By David M. Greenwald
Davis, CA – DiSC 2022 is heading back to the voters as the council voted 5-0 to put the measure on the ballot for June 7, 2022. The original project was defeated by a 52-48 in November 2020.
On Tuesday night, Attorney Matt Keasling spent some time anticipating and, he hoped, heading off some likely criticism of the project. First, that it would add GHG emissions and move away from climate change goals. Second, that it would worsen traffic on Mace Blvd. Third, that it would hurt downtown businesses. And fourth, that it is just another office park, with no true demand from Innovation Companies.
“We want to take an opportunity to respond to all of those things proactively,” Keasling told the council.
He referenced a regional map on VMT (Vehicle Miles Traveled) and said, “Davis, quite frankly has a challenge with VMT. Particularly that if you’re living in Davis and you need to do anything that’s not in the city of Davis, it actually is a pretty long drive to your next location.”
Because of that, “you tend to have a higher VMT across the board than other jurisdictions, particularly the city and county of Sacramento.”
“However, what our analysis shows us is that the VMT associated with this project is less than the city’s average. It’s almost 10% less than the city and UC Davis combined VMT average,” Keasling explained. “And so DISC is moving the city in the right direction when it comes to VMT and with our mitigation measures to create a robust TDM, we believe we will achieve the 15% below the regional VMT average at project buildout with our mitigations.”
With respect to Mace traffic, Keasling pointed out, “On day one of this project, we’re required to fund the city doing a comprehensive Mace Blvd corridor study that looks at Mace Blvd from Cowell Blvd, all the way up to Harper Junior High.”
At that point the city will look at Mace and ask what needs to happen “to make it work better than it does today.” He said, the analysis tells them that at the end of the day, “Mace Blvd, both north and south of the freeway, functions better with this project, because of the mitigations it brings online, then it does without this project.”
He continued, “I do think that’s important to point out that although there will be additional cars coming and going from this location, the project is required to mitigate for it. And those mitigations result in an overall roadway system that functions better than it would otherwise.”
Next Keasling addressed the impact of downtown businesses.
EPS estimates that employees on the site will “spend on average $8.3 million offsite within Davis a year – that’s $8.3 million spent at other Davis businesses by the folks living and working here.” He continued, “that does not include the almost $42 million in business to business transactions where the businesses at the DISC site are doing business with other businesses within the city of Davis.”
He continues, “Additionally, what it shows is at full buildout, the annual employee compensation is around $200 million from the people that work at this site, which is a major boost to the regional economy.”
Finally he noted, “as sort of a safeguard against any concern that perhaps our retail will draw people away from the core, we do have a requirement that prior to developing any retail on site, we have to conduct a demand study to show that there is sufficient demand generated on our project site that warrants creation of that retail, or we are precluded from creating the retail until the demand exists from within the DiSC 2022 development.”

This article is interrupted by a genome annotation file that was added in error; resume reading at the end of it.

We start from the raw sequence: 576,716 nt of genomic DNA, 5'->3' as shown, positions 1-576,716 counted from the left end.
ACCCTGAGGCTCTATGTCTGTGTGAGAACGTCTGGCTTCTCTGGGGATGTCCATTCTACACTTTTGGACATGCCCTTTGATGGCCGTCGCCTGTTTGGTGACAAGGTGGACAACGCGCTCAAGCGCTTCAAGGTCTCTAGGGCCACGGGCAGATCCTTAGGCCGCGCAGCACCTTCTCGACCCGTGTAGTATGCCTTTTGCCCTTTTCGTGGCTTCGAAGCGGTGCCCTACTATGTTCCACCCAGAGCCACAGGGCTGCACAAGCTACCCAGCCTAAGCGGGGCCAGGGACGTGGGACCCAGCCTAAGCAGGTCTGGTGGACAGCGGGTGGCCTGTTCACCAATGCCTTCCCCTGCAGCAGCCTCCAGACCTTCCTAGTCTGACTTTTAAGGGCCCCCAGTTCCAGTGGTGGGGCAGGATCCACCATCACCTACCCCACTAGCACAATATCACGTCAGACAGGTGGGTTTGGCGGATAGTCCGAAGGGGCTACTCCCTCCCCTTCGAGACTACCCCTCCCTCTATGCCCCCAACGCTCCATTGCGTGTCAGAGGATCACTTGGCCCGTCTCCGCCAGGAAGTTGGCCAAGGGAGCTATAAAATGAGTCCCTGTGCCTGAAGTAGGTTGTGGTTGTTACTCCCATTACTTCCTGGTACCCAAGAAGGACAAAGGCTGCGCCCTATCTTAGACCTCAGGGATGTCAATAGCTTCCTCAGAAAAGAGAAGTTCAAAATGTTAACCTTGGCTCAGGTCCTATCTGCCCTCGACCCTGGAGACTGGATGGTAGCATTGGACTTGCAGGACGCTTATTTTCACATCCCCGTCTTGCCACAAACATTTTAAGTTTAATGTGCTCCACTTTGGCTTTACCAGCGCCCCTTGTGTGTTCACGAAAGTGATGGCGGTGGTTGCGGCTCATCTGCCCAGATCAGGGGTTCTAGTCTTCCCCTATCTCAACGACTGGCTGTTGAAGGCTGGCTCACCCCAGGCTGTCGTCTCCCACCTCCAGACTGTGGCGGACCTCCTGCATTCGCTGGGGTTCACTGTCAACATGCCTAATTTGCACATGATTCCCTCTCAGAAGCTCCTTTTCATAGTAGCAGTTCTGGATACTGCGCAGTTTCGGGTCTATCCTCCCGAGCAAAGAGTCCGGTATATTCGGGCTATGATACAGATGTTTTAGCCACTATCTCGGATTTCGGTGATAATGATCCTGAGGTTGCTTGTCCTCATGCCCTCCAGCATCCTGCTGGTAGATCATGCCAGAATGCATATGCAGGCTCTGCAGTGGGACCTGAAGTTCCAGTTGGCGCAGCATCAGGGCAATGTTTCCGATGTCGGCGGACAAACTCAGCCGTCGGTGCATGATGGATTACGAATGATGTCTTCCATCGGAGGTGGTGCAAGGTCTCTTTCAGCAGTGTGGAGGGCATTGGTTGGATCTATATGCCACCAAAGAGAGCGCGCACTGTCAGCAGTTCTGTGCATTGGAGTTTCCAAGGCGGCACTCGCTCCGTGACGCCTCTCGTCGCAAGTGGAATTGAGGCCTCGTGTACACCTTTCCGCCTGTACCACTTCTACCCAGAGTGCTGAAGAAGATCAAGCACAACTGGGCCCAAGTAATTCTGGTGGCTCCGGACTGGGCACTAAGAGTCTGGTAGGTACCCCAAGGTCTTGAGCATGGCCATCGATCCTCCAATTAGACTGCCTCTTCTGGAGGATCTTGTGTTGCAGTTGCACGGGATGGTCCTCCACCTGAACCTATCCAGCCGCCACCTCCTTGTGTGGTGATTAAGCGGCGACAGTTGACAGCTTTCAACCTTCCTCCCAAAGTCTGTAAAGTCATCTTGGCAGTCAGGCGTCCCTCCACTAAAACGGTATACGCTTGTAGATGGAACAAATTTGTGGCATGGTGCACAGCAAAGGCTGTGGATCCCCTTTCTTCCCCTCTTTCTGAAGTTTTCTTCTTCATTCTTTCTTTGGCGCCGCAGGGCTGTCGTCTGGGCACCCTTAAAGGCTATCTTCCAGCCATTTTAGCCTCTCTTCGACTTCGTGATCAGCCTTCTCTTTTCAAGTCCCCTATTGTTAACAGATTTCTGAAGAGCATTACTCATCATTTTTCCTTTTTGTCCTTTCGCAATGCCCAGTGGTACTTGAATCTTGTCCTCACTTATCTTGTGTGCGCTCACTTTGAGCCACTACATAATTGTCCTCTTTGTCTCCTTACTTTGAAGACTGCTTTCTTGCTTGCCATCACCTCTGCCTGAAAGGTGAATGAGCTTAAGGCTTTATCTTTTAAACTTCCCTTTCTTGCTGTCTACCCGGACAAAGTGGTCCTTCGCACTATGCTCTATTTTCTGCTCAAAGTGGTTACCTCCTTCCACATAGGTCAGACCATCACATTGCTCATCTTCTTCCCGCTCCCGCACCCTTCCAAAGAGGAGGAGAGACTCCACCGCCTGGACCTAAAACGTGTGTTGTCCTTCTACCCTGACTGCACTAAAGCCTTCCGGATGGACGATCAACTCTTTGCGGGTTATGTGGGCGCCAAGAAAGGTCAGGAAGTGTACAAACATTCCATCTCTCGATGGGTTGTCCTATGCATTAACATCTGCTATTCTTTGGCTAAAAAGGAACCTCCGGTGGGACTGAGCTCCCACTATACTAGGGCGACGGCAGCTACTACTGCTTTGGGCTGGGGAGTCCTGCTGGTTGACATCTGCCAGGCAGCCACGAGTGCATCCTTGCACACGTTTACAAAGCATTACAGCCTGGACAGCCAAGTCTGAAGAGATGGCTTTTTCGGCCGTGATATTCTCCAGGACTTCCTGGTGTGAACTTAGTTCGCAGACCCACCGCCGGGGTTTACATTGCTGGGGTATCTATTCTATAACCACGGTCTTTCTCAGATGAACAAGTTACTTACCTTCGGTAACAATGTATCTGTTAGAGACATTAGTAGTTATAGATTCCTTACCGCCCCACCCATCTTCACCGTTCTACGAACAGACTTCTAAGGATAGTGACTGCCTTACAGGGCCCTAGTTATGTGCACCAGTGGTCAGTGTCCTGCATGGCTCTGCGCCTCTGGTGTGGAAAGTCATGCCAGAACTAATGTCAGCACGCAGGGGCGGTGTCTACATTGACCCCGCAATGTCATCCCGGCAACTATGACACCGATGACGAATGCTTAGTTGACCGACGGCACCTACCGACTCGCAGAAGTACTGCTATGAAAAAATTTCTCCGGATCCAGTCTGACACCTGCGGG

Finally to respond to the issue of demand, Keasling brought in Bob Geolis. Geolis has spent 30 years working at the Research Triangle Park in North Carolina including eight at the Vice President of Economic Development at Clemson and five years as President and CEO of the Research Triangle Park itself.
He has spent time recently advising and working on the Aggie Square Project.
When the Research Triangle Park (“RTP”) was conceived in North Carolina, leaders in North Carolina worried about the state’s economic future. Per capita income was 49th in the nation.
Geolis related the story of growing up in an area in North Carolina near Raleigh-Durham as a young boy and the impact that the project had on his father, a working class electrician.
“He ultimately got a job selling pagers for a company called Motorola to all the new employees moving into RTP from IBM. We were able to buy a house, moving into a neighborhood… I got a chance to grow up and go to college,” he explained. “I look back and I think about that experience and realize that the fact that RTP existed for us gave a kid like me from a working class family, the opportunity to grow up one day and actually have the ability to run it and to lead it.”
He added, “Always with the expectation that what we were really all about was lifting other people up.”
Since that time, “research parks have changed,” and “the way we think about them is entirely different,” Geolis explained. “I think that’s what this project represents. We don’t build old fashioned office parks or research parks or business parks anymore. We build communities of innovation and we build them with the expectation that they’re going to be places of collaboration that they’re going to bring together, university industry, government partnerships.”
He said, “I think what you’re seeing in this project, it’s laying that groundwork.”
“It’s not the biggest project out there,” he said. “It’s a good size. But it’s smaller than most, but that means it represents your community. It also means it can have a very meaningful impact in people’s lives.”
He concluded, “I’m very bullish on it and I’m excited about what it can mean for Davis and your community.”